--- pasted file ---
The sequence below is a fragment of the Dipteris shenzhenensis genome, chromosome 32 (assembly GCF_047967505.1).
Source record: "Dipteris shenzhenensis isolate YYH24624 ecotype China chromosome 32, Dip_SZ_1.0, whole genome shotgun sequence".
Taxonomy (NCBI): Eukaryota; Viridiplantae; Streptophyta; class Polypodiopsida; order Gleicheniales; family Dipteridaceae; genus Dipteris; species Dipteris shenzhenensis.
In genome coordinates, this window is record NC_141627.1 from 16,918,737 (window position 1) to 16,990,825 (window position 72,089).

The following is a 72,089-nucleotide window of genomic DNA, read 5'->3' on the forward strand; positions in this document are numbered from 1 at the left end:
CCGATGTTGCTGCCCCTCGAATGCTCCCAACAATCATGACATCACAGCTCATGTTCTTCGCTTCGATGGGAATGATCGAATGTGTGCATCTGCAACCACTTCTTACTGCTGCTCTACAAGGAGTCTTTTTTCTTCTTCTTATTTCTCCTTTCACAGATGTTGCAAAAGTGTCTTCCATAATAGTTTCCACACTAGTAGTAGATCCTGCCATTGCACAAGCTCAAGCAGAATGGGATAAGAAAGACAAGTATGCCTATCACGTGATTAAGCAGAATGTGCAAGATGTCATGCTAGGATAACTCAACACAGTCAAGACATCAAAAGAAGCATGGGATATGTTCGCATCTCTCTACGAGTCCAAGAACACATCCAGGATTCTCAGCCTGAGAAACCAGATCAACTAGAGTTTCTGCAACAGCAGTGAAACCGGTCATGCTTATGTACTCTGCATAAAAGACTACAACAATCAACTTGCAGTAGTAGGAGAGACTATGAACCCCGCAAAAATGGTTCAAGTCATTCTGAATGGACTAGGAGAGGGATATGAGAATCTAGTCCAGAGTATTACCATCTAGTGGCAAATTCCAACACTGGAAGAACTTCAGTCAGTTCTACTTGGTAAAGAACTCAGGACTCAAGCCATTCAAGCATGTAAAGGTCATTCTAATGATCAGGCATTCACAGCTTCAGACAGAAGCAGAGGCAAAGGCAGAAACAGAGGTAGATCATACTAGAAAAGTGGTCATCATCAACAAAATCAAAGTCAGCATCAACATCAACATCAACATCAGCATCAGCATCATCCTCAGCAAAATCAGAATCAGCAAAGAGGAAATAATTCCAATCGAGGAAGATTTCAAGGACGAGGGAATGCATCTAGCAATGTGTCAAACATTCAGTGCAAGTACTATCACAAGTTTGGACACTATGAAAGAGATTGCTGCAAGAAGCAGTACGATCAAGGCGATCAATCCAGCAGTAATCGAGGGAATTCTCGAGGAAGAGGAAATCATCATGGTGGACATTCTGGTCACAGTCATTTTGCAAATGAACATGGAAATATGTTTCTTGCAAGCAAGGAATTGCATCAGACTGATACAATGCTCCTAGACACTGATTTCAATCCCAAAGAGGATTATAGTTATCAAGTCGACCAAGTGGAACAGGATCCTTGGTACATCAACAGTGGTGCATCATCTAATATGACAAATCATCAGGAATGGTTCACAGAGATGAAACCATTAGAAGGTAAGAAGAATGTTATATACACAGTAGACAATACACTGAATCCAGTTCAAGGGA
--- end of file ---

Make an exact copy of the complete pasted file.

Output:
The sequence below is a fragment of the Dipteris shenzhenensis genome, chromosome 32 (assembly GCF_047967505.1).
Source record: "Dipteris shenzhenensis isolate YYH24624 ecotype China chromosome 32, Dip_SZ_1.0, whole genome shotgun sequence".
Taxonomy (NCBI): Eukaryota; Viridiplantae; Streptophyta; class Polypodiopsida; order Gleicheniales; family Dipteridaceae; genus Dipteris; species Dipteris shenzhenensis.
In genome coordinates, this window is record NC_141627.1 from 16,918,737 (window position 1) to 16,990,825 (window position 72,089).

The following is a 72,089-nucleotide window of genomic DNA, read 5'->3' on the forward strand; positions in this document are numbered from 1 at the left end:
CCGATGTTGCTGCCCCTCGAATGCTCCCAACAATCATGACATCACAGCTCATGTTCTTCGCTTCGATGGGAATGATCGAATGTGTGCATCTGCAACCACTTCTTACTGCTGCTCTACAAGGAGTCTTTTTTCTTCTTCTTATTTCTCCTTTCACAGATGTTGCAAAAGTGTCTTCCATAATAGTTTCCACACTAGTAGTAGATCCTGCCATTGCACAAGCTCAAGCAGAATGGGATAAGAAAGACAAGTATGCCTATCACGTGATTAAGCAGAATGTGCAAGATGTCATGCTAGGATAACTCAACACAGTCAAGACATCAAAAGAAGCATGGGATATGTTCGCATCTCTCTACGAGTCCAAGAACACATCCAGGATTCTCAGCCTGAGAAACCAGATCAACTAGAGTTTCTGCAACAGCAGTGAAACCGGTCATGCTTATGTACTCTGCATAAAAGACTACAACAATCAACTTGCAGTAGTAGGAGAGACTATGAACCCCGCAAAAATGGTTCAAGTCATTCTGAATGGACTAGGAGAGGGATATGAGAATCTAGTCCAGAGTATTACCATCTAGTGGCAAATTCCAACACTGGAAGAACTTCAGTCAGTTCTACTTGGTAAAGAACTCAGGACTCAAGCCATTCAAGCATGTAAAGGTCATTCTAATGATCAGGCATTCACAGCTTCAGACAGAAGCAGAGGCAAAGGCAGAAACAGAGGTAGATCATACTAGAAAAGTGGTCATCATCAACAAAATCAAAGTCAGCATCAACATCAACATCAACATCAGCATCAGCATCATCCTCAGCAAAATCAGAATCAGCAAAGAGGAAATAATTCCAATCGAGGAAGATTTCAAGGACGAGGGAATGCATCTAGCAATGTGTCAAACATTCAGTGCAAGTACTATCACAAGTTTGGACACTATGAAAGAGATTGCTGCAAGAAGCAGTACGATCAAGGCGATCAATCCAGCAGTAATCGAGGGAATTCTCGAGGAAGAGGAAATCATCATGGTGGACATTCTGGTCACAGTCATTTTGCAAATGAACATGGAAATATGTTTCTTGCAAGCAAGGAATTGCATCAGACTGATACAATGCTCCTAGACACTGATTTCAATCCCAAAGAGGATTATAGTTATCAAGTCGACCAAGTGGAACAGGATCCTTGGTACATCAACAGTGGTGCATCATCTAATATGACAAATCATCAGGAATGGTTCACAGAGATGAAACCATTAGAAGGTAAGAAGAATGTTATATACACAGTAGACAATACACTGAATCCAGTTCAAGGGA